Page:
Rhode Island was a hotbed of espionage during the Revolutionary War. Many ordinary Rhode Islanders--- some with Tory sympathies, and some Patriots--- became spies, in some cases risking their lives repeatedly to serve the cause they believed in. The British and Americans each employed spies to discover the secrets, plans and positions of their enemy. Continental navy lieutenant, John Trevett, dressed as an ordinary sailor, grew out his beard and went from tavern to tavern in Newport gathering intelligence. Metcalf Bowler became a traitor on the order of Benedict Arnold, as he spied for the British while serving as a Patriot leader in Providence. Disguised as a peddler, Ann Bates spied for the British during the Rhode Island Campaign.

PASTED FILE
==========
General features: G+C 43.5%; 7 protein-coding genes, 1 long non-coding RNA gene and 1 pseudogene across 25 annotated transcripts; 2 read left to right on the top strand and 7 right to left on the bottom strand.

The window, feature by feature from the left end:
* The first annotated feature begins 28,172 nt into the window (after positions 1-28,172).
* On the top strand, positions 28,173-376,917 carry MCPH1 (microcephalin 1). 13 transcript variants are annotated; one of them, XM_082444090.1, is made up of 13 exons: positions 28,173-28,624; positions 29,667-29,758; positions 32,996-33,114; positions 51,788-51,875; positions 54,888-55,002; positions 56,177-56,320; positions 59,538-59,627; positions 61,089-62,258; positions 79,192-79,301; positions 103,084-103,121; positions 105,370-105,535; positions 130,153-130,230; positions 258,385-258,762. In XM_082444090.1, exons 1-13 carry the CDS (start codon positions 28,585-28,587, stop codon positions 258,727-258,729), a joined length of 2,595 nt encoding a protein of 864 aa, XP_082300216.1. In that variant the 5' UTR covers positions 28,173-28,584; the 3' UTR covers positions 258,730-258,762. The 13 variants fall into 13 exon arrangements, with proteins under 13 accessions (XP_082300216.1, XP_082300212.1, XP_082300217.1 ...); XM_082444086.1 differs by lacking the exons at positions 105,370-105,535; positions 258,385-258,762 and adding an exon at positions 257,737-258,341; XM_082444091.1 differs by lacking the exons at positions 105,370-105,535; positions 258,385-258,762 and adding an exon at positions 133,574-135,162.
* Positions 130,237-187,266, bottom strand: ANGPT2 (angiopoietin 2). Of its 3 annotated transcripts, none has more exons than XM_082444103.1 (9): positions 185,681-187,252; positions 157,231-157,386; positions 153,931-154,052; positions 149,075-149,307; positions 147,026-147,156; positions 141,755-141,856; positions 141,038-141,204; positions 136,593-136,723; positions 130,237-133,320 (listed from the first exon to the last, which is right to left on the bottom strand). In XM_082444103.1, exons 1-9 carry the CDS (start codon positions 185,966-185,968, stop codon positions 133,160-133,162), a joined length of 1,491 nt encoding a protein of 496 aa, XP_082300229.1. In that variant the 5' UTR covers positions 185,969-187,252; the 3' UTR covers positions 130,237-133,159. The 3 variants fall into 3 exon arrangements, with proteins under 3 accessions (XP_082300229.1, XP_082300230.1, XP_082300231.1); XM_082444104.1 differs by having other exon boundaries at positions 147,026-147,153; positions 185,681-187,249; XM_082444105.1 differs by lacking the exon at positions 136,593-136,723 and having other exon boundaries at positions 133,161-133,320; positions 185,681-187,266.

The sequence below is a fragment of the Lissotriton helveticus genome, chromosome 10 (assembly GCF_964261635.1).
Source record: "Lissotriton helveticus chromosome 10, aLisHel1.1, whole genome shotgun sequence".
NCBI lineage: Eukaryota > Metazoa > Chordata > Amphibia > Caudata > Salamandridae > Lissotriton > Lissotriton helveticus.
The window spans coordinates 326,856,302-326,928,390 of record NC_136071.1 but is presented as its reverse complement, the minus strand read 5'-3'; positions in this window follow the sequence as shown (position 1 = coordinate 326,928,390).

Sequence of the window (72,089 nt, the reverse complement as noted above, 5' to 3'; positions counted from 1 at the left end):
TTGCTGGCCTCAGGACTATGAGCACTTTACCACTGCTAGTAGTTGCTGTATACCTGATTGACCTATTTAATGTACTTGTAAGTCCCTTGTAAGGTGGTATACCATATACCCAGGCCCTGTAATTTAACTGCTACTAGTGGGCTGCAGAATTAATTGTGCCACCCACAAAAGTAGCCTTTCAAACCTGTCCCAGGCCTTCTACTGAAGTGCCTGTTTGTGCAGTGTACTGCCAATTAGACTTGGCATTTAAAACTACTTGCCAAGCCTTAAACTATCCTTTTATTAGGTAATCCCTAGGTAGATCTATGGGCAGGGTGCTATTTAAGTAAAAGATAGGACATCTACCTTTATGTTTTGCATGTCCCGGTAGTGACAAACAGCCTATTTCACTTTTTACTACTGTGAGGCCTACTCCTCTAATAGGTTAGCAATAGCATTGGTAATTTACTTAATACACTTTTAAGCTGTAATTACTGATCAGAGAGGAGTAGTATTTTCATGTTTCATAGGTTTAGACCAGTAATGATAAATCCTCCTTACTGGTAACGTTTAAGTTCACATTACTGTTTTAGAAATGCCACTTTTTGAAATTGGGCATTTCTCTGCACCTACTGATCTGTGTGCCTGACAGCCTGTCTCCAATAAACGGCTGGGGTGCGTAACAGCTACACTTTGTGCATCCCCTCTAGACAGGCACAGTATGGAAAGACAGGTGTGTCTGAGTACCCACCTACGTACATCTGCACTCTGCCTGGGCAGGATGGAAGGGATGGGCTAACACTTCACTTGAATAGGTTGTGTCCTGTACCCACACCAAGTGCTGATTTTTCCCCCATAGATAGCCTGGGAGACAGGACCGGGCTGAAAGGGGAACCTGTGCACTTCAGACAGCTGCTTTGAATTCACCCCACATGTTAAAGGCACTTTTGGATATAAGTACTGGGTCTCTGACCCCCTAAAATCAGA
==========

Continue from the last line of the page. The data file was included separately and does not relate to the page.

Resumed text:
Learn about these fascinating stories and more on Saturday, April 13, 2019 at 2pm, when Linden Place Mansion hosts Christian McBurney, author of Spies of Revolutionary Rhode Island, to speak in the historic ballroom at 500 Hope Street, Bristol.